Solustan decided to use the numeric keypad part of the extended PC keyboard as the Control Pad. If the keyboard breaks, it is an inexpensive replacement. The user does not need to call the manufacturer for repair, just a short trip to the local computer store. The Control Pad that shows up on the screen can be easily configured for English, Spanish, and International symbols.

The numeric keypads are separately available (wired and wireless) in the PC after market at a reasonable price and by many vendors. There is an interesting surprise coming up. In the very near future, Apple’s iPhones may be used to control the machines.

 

(2)   The USB controller is one of the tiniest 6 axis controller on the market. It connects to high speed USB 2.0 port for speedy transfer of jobs. The controller sports a SD memory card as the job storage area. One Giga Byte storage is available on SD memory card for a few dollars and can store up to about 1,000 minutes of a machine operation.

The controller can issue up to 75,000 steps per second for six axis.

The controller requires 5 VDC to operate and consumes about 30 to 40 ma during idle operation. It can consume up to 170 ma while driving all six step motor drivers. The controller is designed to be powered from either USB port of a PC or external 5 VDC. It has multiple I/O’s plus additional lines for home switches and emergency switch.

 

 

 

 

 

 

 

 

 

(1)   LinkMotion driver is tested with many popular applications and found to be working well in the vector mode. It was found to be working with Corel Draw, AutoCAD, DesignCAD, BobCAD, and even a $25 CAD program called Instant Engineer. A complete list of compatible applications for vector and raster work is available on Solustan’s web site. The idea is not to force the user to learn your program but allow the user to work with the program he/she is comfortable with. What can be more friendly?

Most of these programs are relatively less expensive. These programs are sold in volumes and are enhanced with new features all the time. There are user groups, trained professionals to provide necessary training, how to books, and web forums to help the user in many different ways.

Once a job is saved, it can be opened by newer versions of the program. Most programs offer many export functions. The user never feels locked into a proprietary situation.

The power of open architecture can be explained with the following real example:

A company in Chicago area has four offices. The jobs are manufactured in all four locations. The expertise for a popular program exists in the main office. All the jobs are designed in the main office and are emailed to the branches. Same type of machine set up exists at every branch. Operator opens the file along with the job order, sets up the material and executes the job. The job is ready for the customer to pick up.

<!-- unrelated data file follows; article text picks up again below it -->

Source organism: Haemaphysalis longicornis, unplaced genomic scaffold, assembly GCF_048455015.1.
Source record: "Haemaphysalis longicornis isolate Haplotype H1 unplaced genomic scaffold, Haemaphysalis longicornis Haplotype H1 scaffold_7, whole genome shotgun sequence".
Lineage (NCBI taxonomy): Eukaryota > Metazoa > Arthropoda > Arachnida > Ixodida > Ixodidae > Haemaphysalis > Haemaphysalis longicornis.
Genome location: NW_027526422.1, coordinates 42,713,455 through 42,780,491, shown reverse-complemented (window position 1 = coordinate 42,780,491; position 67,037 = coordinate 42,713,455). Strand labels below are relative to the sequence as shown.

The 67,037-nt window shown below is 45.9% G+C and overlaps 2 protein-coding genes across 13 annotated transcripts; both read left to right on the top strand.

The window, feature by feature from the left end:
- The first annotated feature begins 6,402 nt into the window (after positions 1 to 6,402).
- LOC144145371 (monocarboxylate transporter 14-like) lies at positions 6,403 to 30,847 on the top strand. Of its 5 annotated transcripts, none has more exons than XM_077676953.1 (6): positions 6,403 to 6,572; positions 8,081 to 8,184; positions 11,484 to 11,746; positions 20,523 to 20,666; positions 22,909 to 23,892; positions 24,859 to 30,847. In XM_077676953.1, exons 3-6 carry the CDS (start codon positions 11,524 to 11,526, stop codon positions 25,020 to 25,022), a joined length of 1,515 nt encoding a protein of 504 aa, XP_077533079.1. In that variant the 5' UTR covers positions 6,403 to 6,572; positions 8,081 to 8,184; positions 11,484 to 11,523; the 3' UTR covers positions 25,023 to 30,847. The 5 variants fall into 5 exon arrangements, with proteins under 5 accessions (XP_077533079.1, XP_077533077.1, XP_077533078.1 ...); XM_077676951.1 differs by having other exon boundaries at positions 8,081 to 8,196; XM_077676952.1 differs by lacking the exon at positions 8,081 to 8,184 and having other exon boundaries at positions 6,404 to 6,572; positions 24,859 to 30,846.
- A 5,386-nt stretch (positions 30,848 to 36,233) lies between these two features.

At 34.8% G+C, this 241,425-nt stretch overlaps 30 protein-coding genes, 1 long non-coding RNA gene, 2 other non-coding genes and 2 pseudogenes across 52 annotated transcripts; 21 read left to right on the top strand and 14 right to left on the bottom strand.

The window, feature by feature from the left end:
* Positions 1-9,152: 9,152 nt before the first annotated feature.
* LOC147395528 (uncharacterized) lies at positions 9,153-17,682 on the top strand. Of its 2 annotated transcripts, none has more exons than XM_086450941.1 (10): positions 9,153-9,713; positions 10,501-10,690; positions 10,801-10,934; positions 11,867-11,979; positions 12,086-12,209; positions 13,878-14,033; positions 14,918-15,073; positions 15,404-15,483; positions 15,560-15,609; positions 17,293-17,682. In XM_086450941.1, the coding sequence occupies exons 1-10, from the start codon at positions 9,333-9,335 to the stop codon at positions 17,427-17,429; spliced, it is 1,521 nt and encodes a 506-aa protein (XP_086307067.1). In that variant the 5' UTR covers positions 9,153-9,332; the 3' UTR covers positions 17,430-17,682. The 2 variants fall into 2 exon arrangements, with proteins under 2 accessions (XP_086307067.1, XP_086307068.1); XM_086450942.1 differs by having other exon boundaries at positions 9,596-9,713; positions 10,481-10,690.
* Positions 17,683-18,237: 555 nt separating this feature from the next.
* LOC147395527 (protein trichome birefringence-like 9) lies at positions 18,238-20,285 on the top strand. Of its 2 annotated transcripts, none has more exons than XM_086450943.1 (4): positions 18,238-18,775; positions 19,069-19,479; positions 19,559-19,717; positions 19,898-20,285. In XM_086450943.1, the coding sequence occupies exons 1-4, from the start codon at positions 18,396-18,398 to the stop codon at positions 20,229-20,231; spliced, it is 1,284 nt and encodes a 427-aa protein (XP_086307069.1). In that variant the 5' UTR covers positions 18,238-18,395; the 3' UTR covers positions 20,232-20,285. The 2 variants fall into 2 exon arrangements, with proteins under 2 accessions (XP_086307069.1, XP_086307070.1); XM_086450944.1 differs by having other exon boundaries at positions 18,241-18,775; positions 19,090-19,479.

(2)   Solustan decided to go with the M&G codes as the basic language for the design of the jobs. M&G codes are the most popular codes in the world of CNC (computerized Numeric Control) machines. The clever part of the design is the fact that even if the underlying language for job design is G codes, it is hidden from the users who do not care to know about it.

The process goes something like this. User is designing a job in a popular program like Corel Draw or AutoCAD. Once the job is ready to be sent to the machine, the job is “Printed” while LinkMotion is selected as the output device. LinkMotion analyzes the job and creates G codes on the PC. Next, the G codes are converted to motion commands using the power and memory of the PC processor. The motion commands are sent on the USB port to the USB controller. The controller starts the machine and processes the job.

On the other hand, if the user is knowledgeable in G codes and wanted to analyze the G codes and wanted to make changes, the file can be saved in G codes and edited using one of the available text editors provided by Microsoft as part of the Windows operating system.

The system is totally capable of accepting 3D G codes for true 3D processing.

 

Conclusion:

Open architecture is a win-win situation. Users benefit while suppliers of the systems benefit at the same time. Innovation is the answer. Solustan is very open to work with the manufacturers of machines and work toward creating better solutions at lower cost and expand markets.

 

For additional understanding, checking out our USB controller with LinkMotion driver software, and many of its advance features,
Call me at 781-449-7666
Send email at Sales@solustan.com
Further explore details of our products on our web site

Author:
Dhiren Shah, Director of Operations
Solustan, Inc.